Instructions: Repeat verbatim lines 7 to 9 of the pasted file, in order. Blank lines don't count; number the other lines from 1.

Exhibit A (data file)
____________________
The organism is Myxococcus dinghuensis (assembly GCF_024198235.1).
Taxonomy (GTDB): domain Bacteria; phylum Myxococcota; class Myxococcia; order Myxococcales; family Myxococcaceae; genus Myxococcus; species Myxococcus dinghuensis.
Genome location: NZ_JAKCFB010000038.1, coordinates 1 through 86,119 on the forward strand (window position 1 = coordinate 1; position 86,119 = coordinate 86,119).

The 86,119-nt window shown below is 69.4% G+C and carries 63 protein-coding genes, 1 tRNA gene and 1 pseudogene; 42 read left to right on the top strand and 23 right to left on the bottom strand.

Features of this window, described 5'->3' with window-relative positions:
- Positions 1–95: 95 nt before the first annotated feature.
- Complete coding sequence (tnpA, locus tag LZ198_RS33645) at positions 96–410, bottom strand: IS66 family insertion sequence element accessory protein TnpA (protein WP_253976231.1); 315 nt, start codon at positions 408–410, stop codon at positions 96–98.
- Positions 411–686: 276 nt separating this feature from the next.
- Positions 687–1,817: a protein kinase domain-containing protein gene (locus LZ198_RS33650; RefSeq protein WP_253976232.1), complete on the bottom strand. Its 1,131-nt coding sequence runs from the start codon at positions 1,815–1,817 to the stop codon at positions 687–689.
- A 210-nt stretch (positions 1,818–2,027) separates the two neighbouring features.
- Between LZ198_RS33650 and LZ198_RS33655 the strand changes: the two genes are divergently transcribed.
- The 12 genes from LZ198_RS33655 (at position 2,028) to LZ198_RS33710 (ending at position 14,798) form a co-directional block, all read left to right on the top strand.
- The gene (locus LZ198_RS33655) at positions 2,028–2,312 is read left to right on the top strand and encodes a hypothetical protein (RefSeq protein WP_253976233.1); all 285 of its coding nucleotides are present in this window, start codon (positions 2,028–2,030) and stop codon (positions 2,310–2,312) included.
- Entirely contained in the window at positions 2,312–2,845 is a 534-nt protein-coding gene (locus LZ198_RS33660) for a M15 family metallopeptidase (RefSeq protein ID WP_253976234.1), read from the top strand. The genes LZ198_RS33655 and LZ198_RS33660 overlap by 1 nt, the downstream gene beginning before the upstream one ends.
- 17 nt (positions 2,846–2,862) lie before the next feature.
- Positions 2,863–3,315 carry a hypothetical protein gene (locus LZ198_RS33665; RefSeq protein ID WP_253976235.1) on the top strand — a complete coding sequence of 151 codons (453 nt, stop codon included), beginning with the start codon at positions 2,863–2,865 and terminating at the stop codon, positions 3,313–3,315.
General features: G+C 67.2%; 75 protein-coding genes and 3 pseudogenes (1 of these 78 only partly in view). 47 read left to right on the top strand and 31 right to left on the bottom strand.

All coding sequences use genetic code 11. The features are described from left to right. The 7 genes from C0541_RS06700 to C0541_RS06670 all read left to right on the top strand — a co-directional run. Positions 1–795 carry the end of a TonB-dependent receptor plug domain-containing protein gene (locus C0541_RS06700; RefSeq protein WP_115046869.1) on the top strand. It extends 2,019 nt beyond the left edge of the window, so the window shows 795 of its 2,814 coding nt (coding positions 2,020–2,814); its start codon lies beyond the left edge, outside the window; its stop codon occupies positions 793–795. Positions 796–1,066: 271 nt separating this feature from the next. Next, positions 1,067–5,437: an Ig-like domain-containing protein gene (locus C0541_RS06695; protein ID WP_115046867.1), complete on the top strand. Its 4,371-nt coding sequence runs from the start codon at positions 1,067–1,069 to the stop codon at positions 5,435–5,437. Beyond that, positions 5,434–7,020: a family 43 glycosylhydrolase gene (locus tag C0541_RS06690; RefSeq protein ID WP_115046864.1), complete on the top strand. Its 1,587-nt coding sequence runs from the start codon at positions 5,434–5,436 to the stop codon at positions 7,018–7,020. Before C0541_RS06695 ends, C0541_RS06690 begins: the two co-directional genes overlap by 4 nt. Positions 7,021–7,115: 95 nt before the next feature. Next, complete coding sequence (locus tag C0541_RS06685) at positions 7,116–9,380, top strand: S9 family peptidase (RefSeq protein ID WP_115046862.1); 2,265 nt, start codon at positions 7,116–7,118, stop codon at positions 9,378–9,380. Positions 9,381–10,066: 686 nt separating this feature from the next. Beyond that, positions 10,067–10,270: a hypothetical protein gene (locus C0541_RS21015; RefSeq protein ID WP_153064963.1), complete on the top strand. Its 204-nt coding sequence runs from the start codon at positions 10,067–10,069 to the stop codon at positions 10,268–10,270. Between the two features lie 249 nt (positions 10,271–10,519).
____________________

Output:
- Complete coding sequence (tnpA, locus tag LZ198_RS33645) at positions 96–410, bottom strand: IS66 family insertion sequence element accessory protein TnpA (protein WP_253976231.1); 315 nt, start codon at positions 408–410, stop codon at positions 96–98.
- Positions 411–686: 276 nt separating this feature from the next.
- Positions 687–1,817: a protein kinase domain-containing protein gene (locus LZ198_RS33650; RefSeq protein WP_253976232.1), complete on the bottom strand. Its 1,131-nt coding sequence runs from the start codon at positions 1,815–1,817 to the stop codon at positions 687–689.